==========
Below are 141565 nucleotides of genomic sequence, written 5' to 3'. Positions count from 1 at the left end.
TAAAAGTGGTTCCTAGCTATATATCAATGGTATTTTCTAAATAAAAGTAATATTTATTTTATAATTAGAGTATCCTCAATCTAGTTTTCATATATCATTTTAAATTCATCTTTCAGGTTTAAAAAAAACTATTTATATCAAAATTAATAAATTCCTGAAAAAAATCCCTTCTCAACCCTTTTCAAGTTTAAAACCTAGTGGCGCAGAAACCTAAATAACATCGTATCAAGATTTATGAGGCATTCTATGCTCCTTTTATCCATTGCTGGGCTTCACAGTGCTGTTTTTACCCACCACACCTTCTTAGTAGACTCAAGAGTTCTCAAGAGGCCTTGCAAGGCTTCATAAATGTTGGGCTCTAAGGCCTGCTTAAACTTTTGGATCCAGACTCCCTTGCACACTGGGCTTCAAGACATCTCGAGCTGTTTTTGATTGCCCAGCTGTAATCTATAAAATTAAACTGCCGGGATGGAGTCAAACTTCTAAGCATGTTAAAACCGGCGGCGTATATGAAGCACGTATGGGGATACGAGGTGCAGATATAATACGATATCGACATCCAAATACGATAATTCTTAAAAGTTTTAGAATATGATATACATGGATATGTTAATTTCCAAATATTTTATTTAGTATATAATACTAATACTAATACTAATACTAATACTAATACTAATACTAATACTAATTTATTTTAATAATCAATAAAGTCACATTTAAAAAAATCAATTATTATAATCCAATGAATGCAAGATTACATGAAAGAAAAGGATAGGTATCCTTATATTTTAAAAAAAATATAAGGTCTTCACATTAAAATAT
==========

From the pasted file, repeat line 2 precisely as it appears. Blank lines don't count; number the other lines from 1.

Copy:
TAAAAGTGGTTCCTAGCTATATATCAATGGTATTTTCTAAATAAAAGTAATATTTATTTTATAATTAGAGTATCCTCAATCTAGTTTTCATATATCATTTTAAATTCATCTTTCAGGTTTAAAAAAAACTATTTATATCAAAATTAATAAATTCCTGAAAAAAATCCCTTCTCAACCCTTTTCAAGTTTAAAACCTAGTGGCGCAGAAACCTAAATAACATCGTATCAAGATTTATGAGGCATTCTATGCTCCTTTTATCCATTGCTGGGCTTCACAGTGCTGTTTTTACCCACCACACCTTCTTAGTAGACTCAAGAGTTCTCAAGAGGCCTTGCAAGGCTTCATAAATGTTGGGCTCTAAGGCCTGCTTAAACTTTTGGATCCAGACTCCCTTGCACACTGGGCTTCAAGACATCTCGAGCTGTTTTTGATTGCCCAGCTGTAATCTATAAAATTAAACTGCCGGGATGGAGTCAAACTTCTAAGCATGTTAAAACCGGCGGCGTATATGAAGCACGTATGGGGATACGAGGTGCAGATATAATACGATATCGACATCCAAATACGATAATTCTTAAAAGTTTTAGAATATGATATACATGGATATGTTAATTTCCAAATATTTTATTTAGTATATAATACTAATACTAATACTAATACTAATACTAATACTAATACTAATACTAATTTATTTTAATAATCAATAAAGTCACATTTAAAAAAATCAATTATTATAATCCAATGAATGCAAGATTACATGAAAGAAAAGGATAGGTATCCTTATATTTTAAAAAAAATATAAGGTCTTCACATTAAAATAT